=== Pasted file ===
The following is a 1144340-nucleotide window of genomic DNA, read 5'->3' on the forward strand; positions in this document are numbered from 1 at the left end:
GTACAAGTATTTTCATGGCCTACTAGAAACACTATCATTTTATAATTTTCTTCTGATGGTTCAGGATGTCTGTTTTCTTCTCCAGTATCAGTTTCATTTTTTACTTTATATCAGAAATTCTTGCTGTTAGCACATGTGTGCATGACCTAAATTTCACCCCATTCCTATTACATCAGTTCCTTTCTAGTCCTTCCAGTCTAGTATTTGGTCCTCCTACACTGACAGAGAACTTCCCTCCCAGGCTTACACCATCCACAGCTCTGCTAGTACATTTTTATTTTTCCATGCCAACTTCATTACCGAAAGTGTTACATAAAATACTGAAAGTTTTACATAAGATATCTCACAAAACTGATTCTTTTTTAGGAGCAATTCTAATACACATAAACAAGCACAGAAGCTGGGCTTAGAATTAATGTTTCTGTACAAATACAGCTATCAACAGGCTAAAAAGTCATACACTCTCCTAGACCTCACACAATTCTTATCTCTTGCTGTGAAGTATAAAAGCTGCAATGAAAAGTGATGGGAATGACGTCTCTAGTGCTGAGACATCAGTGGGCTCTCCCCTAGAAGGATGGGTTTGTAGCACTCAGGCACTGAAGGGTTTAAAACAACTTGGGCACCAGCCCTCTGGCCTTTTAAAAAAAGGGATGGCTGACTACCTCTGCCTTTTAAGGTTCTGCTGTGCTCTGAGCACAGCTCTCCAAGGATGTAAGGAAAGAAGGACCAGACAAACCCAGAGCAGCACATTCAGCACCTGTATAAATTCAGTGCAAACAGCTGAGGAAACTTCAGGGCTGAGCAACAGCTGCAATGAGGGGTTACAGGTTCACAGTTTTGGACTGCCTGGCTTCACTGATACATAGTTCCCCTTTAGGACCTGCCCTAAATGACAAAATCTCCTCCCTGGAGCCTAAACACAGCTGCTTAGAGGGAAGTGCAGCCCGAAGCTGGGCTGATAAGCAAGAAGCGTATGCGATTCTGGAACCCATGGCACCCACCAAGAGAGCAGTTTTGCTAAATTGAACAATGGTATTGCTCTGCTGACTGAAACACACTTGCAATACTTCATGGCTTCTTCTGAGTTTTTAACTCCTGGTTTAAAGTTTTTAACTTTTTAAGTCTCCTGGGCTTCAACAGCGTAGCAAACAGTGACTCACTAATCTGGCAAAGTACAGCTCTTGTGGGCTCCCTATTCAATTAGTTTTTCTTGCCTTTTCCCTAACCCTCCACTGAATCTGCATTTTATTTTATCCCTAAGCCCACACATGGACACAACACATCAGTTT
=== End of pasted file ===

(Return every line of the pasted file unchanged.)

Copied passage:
The following is a 1144340-nucleotide window of genomic DNA, read 5'->3' on the forward strand; positions in this document are numbered from 1 at the left end:
GTACAAGTATTTTCATGGCCTACTAGAAACACTATCATTTTATAATTTTCTTCTGATGGTTCAGGATGTCTGTTTTCTTCTCCAGTATCAGTTTCATTTTTTACTTTATATCAGAAATTCTTGCTGTTAGCACATGTGTGCATGACCTAAATTTCACCCCATTCCTATTACATCAGTTCCTTTCTAGTCCTTCCAGTCTAGTATTTGGTCCTCCTACACTGACAGAGAACTTCCCTCCCAGGCTTACACCATCCACAGCTCTGCTAGTACATTTTTATTTTTCCATGCCAACTTCATTACCGAAAGTGTTACATAAAATACTGAAAGTTTTACATAAGATATCTCACAAAACTGATTCTTTTTTAGGAGCAATTCTAATACACATAAACAAGCACAGAAGCTGGGCTTAGAATTAATGTTTCTGTACAAATACAGCTATCAACAGGCTAAAAAGTCATACACTCTCCTAGACCTCACACAATTCTTATCTCTTGCTGTGAAGTATAAAAGCTGCAATGAAAAGTGATGGGAATGACGTCTCTAGTGCTGAGACATCAGTGGGCTCTCCCCTAGAAGGATGGGTTTGTAGCACTCAGGCACTGAAGGGTTTAAAACAACTTGGGCACCAGCCCTCTGGCCTTTTAAAAAAAGGGATGGCTGACTACCTCTGCCTTTTAAGGTTCTGCTGTGCTCTGAGCACAGCTCTCCAAGGATGTAAGGAAAGAAGGACCAGACAAACCCAGAGCAGCACATTCAGCACCTGTATAAATTCAGTGCAAACAGCTGAGGAAACTTCAGGGCTGAGCAACAGCTGCAATGAGGGGTTACAGGTTCACAGTTTTGGACTGCCTGGCTTCACTGATACATAGTTCCCCTTTAGGACCTGCCCTAAATGACAAAATCTCCTCCCTGGAGCCTAAACACAGCTGCTTAGAGGGAAGTGCAGCCCGAAGCTGGGCTGATAAGCAAGAAGCGTATGCGATTCTGGAACCCATGGCACCCACCAAGAGAGCAGTTTTGCTAAATTGAACAATGGTATTGCTCTGCTGACTGAAACACACTTGCAATACTTCATGGCTTCTTCTGAGTTTTTAACTCCTGGTTTAAAGTTTTTAACTTTTTAAGTCTCCTGGGCTTCAACAGCGTAGCAAACAGTGACTCACTAATCTGGCAAAGTACAGCTCTTGTGGGCTCCCTATTCAATTAGTTTTTCTTGCCTTTTCCCTAACCCTCCACTGAATCTGCATTTTATTTTATCCCTAAGCCCACACATGGACACAACACATCAGTTT